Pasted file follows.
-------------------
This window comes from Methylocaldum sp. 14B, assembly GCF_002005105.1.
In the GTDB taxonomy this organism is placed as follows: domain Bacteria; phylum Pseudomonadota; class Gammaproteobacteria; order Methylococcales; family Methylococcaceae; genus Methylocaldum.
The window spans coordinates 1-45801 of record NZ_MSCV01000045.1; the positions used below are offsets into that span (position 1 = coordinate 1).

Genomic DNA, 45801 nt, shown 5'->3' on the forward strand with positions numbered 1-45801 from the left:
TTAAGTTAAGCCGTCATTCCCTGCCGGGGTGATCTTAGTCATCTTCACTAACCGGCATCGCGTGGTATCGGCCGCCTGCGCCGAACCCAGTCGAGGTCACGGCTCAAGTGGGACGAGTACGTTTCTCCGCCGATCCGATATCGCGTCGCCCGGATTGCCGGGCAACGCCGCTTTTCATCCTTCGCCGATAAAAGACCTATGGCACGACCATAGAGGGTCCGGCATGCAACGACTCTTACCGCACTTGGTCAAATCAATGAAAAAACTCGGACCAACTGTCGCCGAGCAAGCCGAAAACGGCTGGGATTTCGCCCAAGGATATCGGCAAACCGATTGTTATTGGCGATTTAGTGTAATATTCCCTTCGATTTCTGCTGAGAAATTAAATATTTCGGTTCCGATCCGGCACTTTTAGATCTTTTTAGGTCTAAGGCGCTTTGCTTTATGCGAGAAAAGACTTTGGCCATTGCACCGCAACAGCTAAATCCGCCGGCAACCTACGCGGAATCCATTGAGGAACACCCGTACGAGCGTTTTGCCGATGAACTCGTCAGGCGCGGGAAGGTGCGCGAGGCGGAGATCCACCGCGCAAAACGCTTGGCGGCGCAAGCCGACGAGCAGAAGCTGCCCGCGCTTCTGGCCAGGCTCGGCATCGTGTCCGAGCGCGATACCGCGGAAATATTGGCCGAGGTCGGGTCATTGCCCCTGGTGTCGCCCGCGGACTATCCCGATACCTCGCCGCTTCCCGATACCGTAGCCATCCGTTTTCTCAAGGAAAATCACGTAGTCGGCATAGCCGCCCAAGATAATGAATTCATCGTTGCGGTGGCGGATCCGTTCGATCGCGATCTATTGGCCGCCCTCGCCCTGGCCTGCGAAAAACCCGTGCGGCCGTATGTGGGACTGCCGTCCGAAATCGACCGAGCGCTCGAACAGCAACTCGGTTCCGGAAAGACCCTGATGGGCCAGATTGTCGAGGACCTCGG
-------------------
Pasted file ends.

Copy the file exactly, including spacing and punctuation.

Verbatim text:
This window comes from Methylocaldum sp. 14B, assembly GCF_002005105.1.
In the GTDB taxonomy this organism is placed as follows: domain Bacteria; phylum Pseudomonadota; class Gammaproteobacteria; order Methylococcales; family Methylococcaceae; genus Methylocaldum.
The window spans coordinates 1-45801 of record NZ_MSCV01000045.1; the positions used below are offsets into that span (position 1 = coordinate 1).

Genomic DNA, 45801 nt, shown 5'->3' on the forward strand with positions numbered 1-45801 from the left:
TTAAGTTAAGCCGTCATTCCCTGCCGGGGTGATCTTAGTCATCTTCACTAACCGGCATCGCGTGGTATCGGCCGCCTGCGCCGAACCCAGTCGAGGTCACGGCTCAAGTGGGACGAGTACGTTTCTCCGCCGATCCGATATCGCGTCGCCCGGATTGCCGGGCAACGCCGCTTTTCATCCTTCGCCGATAAAAGACCTATGGCACGACCATAGAGGGTCCGGCATGCAACGACTCTTACCGCACTTGGTCAAATCAATGAAAAAACTCGGACCAACTGTCGCCGAGCAAGCCGAAAACGGCTGGGATTTCGCCCAAGGATATCGGCAAACCGATTGTTATTGGCGATTTAGTGTAATATTCCCTTCGATTTCTGCTGAGAAATTAAATATTTCGGTTCCGATCCGGCACTTTTAGATCTTTTTAGGTCTAAGGCGCTTTGCTTTATGCGAGAAAAGACTTTGGCCATTGCACCGCAACAGCTAAATCCGCCGGCAACCTACGCGGAATCCATTGAGGAACACCCGTACGAGCGTTTTGCCGATGAACTCGTCAGGCGCGGGAAGGTGCGCGAGGCGGAGATCCACCGCGCAAAACGCTTGGCGGCGCAAGCCGACGAGCAGAAGCTGCCCGCGCTTCTGGCCAGGCTCGGCATCGTGTCCGAGCGCGATACCGCGGAAATATTGGCCGAGGTCGGGTCATTGCCCCTGGTGTCGCCCGCGGACTATCCCGATACCTCGCCGCTTCCCGATACCGTAGCCATCCGTTTTCTCAAGGAAAATCACGTAGTCGGCATAGCCGCCCAAGATAATGAATTCATCGTTGCGGTGGCGGATCCGTTCGATCGCGATCTATTGGCCGCCCTCGCCCTGGCCTGCGAAAAACCCGTGCGGCCGTATGTGGGACTGCCGTCCGAAATCGACCGAGCGCTCGAACAGCAACTCGGTTCCGGAAAGACCCTGATGGGCCAGATTGTCGAGGACCTCGG